Albert Facey's 'A Fortunate Life' is one of Australia's best-loved autobiographies. Could it be Facey's 'voice' in his writing that touches the hearts of so many readers? Explore this clip to learn more about how the written word can capture the personality of a writer.

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Sentencing 'The Book Thief'

People can express their opinions and attitudes in ways other than words. In this clip, join in the discussion about Markus Zusak's popular novel 'The Book Thief', and explore how verbal and non-verbal cues can add emphasis to your speech.

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Credibility and the news

Have you ever heard the phrase, 'Don't believe everything you hear'? Well, it's true of things you see, too. Television news programs work hard to make their stories credible - this means that they appear honest and believable. In this clip, explore how credibility can be established and manipulated.

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A poetic journey through personal identity

It is undeniable that our society likes to put people into boxes. But what about those, like Laurie May, who find they don't quite fit into neat little categories? In this thought-provoking poem, Laurie challenges society and its attempts to define her Indigenous identity.

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Navigating 'Cloud Atlas'

Some authors like to take readers on a journey, none more so than David Mitchell, the author of 'Cloud Atlas'. His novel is a complex tale that attempts to weave together six different narratives over a period of hundreds of years. Join in this discussion and find out if he succeeds. This clip is the second in a series of two.

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Understanding science fiction

What if ...? This is one of the fundamental questions a writer asks, and it's the question that science fiction specialises in imagining. In this clip, explore the science fiction genre and learn more about the questions it poses. Listen as two experts discuss their interpretations of the meaning of science fiction.

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Cows, crops and bulbous lumps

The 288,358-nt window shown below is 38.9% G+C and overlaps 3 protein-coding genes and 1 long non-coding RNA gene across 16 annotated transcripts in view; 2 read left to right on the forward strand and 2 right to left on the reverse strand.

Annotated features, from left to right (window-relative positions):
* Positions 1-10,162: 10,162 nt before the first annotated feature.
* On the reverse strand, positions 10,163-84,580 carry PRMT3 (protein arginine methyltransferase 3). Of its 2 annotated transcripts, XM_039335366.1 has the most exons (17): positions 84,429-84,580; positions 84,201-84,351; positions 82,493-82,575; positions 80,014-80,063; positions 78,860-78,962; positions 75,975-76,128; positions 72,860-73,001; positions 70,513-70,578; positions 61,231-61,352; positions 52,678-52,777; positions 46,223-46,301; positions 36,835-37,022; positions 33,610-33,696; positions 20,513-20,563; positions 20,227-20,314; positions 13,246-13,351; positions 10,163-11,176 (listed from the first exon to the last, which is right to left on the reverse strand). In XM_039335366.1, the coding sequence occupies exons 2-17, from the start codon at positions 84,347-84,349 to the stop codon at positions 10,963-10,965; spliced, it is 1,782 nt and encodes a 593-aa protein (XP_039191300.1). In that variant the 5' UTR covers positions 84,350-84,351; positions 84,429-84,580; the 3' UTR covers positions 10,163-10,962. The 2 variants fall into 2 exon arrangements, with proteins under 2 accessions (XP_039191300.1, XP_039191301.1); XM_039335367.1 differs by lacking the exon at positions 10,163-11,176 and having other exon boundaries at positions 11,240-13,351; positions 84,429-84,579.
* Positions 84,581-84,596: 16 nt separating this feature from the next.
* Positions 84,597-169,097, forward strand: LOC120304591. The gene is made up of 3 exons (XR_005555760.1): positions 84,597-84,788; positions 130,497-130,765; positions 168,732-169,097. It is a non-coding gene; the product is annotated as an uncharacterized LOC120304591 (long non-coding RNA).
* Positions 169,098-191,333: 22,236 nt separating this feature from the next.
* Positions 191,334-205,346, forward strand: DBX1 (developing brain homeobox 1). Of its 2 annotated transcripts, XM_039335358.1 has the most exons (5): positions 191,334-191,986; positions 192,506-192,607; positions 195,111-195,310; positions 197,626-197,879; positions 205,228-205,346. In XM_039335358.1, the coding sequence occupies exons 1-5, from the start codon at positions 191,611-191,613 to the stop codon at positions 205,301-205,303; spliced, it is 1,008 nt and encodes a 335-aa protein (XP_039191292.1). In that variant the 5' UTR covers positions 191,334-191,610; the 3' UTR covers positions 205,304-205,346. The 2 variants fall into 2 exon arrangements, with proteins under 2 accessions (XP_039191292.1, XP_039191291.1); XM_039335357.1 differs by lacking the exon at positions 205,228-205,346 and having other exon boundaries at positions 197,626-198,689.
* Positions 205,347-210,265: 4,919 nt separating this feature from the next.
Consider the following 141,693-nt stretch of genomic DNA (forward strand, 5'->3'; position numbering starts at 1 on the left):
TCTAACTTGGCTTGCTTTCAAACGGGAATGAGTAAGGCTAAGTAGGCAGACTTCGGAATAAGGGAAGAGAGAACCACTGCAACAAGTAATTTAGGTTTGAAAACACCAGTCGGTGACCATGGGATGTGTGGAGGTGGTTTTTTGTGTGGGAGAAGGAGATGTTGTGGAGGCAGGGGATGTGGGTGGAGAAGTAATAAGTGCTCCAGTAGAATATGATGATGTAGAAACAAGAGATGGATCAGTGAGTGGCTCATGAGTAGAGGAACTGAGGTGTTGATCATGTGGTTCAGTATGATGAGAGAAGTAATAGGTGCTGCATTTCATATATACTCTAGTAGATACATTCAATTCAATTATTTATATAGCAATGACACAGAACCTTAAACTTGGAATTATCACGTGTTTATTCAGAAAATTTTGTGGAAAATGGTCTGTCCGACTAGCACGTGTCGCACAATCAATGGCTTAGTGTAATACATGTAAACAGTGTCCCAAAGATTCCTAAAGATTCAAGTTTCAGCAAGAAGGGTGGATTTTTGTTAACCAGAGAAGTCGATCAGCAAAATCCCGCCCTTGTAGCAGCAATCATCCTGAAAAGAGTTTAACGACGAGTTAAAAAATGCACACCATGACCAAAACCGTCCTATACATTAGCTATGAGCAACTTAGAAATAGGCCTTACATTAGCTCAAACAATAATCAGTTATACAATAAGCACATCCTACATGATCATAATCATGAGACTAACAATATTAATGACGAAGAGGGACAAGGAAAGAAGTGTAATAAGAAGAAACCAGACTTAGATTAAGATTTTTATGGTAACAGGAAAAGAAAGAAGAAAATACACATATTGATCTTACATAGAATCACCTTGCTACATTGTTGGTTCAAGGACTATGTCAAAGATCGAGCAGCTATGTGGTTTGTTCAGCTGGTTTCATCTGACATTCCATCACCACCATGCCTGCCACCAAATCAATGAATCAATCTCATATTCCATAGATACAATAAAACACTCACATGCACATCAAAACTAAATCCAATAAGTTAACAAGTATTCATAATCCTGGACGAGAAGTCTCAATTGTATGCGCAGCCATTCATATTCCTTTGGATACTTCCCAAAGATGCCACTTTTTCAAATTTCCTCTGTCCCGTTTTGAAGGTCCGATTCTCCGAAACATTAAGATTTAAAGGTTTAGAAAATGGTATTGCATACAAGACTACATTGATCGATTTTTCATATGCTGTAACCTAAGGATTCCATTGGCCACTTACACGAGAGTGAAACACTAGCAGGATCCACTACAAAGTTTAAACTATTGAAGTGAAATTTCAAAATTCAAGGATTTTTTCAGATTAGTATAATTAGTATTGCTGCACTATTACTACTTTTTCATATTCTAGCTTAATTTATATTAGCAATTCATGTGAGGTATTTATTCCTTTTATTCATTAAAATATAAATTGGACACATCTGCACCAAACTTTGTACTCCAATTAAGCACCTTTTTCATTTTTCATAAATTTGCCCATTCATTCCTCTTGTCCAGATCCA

How do you convince people that studying agriculture was the highlight of your school career? Good writers will consciously shape their text to suit their audience and purpose. Listen to Alexandra Neill's Heywire audio story to explore her successful range of strategies. Could you write or record a story about yourself ...

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Modernism and Woolf's 'Mrs Dalloway'

Mrs Dalloway' by Virginia Woolf is a modernist novel. What makes it so? Think of how it contrasts with Edwardian and even 19th century novels. How does consciousness, or internal reality, as well as multiple perspectives play a part in modernist literature like 'Mrs Dalloway'?

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The power of speech

Examine speech as performance in this collection. Investigate the use of rhetorical devices as you watch these videos of speakers, who range from Winston Churchill to Josh Thomas. In most instances, a rhetorical device is identified in each clip, but each clip may hold more than one device. See the PDF at panel 13 for a ...

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Macbeth: are you a man or a mouse?

Let's get inside the devious mind of Lady Macbeth! Bell Shakespeare's Kate Mulvany and John Bell explore the methods Lady Macbeth uses to manipulate her husband. This delightfully despicable character knows just which buttons to press! Listen in on the conversation with James Evans and see for yourself.

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Shakespeare Unbound

Shakespeare doesn’t get any better than this. Actors from Australia’s famous Bell Shakespeare Company, including Artistic Director John Bell, present key scenes from six of Shakespeare’s best-known works before joining conversations to dissect the playwright’s use of character, plot and language. Custom-made for Australian ...